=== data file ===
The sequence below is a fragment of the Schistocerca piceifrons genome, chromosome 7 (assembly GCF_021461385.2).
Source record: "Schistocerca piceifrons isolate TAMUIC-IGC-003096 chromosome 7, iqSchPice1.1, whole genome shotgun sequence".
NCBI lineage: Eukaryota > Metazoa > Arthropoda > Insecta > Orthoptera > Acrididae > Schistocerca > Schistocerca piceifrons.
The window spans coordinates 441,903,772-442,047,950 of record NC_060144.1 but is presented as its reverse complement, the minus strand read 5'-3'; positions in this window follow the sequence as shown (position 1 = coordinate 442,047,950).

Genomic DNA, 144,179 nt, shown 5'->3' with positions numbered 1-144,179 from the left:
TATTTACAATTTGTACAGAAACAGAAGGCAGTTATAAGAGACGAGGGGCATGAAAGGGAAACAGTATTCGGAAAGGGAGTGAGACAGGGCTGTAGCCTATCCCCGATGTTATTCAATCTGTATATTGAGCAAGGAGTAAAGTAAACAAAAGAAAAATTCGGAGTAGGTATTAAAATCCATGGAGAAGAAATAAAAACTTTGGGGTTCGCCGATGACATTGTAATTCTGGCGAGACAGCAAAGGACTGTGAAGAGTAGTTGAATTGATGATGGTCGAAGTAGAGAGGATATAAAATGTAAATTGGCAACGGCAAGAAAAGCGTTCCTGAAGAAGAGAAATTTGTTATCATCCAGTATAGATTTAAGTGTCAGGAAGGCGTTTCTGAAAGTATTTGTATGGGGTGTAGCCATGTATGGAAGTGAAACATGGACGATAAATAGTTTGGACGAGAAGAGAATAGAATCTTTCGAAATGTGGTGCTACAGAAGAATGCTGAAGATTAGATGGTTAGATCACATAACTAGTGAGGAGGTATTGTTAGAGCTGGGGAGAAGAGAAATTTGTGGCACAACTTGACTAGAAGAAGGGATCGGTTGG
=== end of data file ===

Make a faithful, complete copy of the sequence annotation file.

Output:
The sequence below is a fragment of the Schistocerca piceifrons genome, chromosome 7 (assembly GCF_021461385.2).
Source record: "Schistocerca piceifrons isolate TAMUIC-IGC-003096 chromosome 7, iqSchPice1.1, whole genome shotgun sequence".
NCBI lineage: Eukaryota > Metazoa > Arthropoda > Insecta > Orthoptera > Acrididae > Schistocerca > Schistocerca piceifrons.
The window spans coordinates 441,903,772-442,047,950 of record NC_060144.1 but is presented as its reverse complement, the minus strand read 5'-3'; positions in this window follow the sequence as shown (position 1 = coordinate 442,047,950).

Genomic DNA, 144,179 nt, shown 5'->3' with positions numbered 1-144,179 from the left:
TATTTACAATTTGTACAGAAACAGAAGGCAGTTATAAGAGACGAGGGGCATGAAAGGGAAACAGTATTCGGAAAGGGAGTGAGACAGGGCTGTAGCCTATCCCCGATGTTATTCAATCTGTATATTGAGCAAGGAGTAAAGTAAACAAAAGAAAAATTCGGAGTAGGTATTAAAATCCATGGAGAAGAAATAAAAACTTTGGGGTTCGCCGATGACATTGTAATTCTGGCGAGACAGCAAAGGACTGTGAAGAGTAGTTGAATTGATGATGGTCGAAGTAGAGAGGATATAAAATGTAAATTGGCAACGGCAAGAAAAGCGTTCCTGAAGAAGAGAAATTTGTTATCATCCAGTATAGATTTAAGTGTCAGGAAGGCGTTTCTGAAAGTATTTGTATGGGGTGTAGCCATGTATGGAAGTGAAACATGGACGATAAATAGTTTGGACGAGAAGAGAATAGAATCTTTCGAAATGTGGTGCTACAGAAGAATGCTGAAGATTAGATGGTTAGATCACATAACTAGTGAGGAGGTATTGTTAGAGCTGGGGAGAAGAGAAATTTGTGGCACAACTTGACTAGAAGAAGGGATCGGTTGG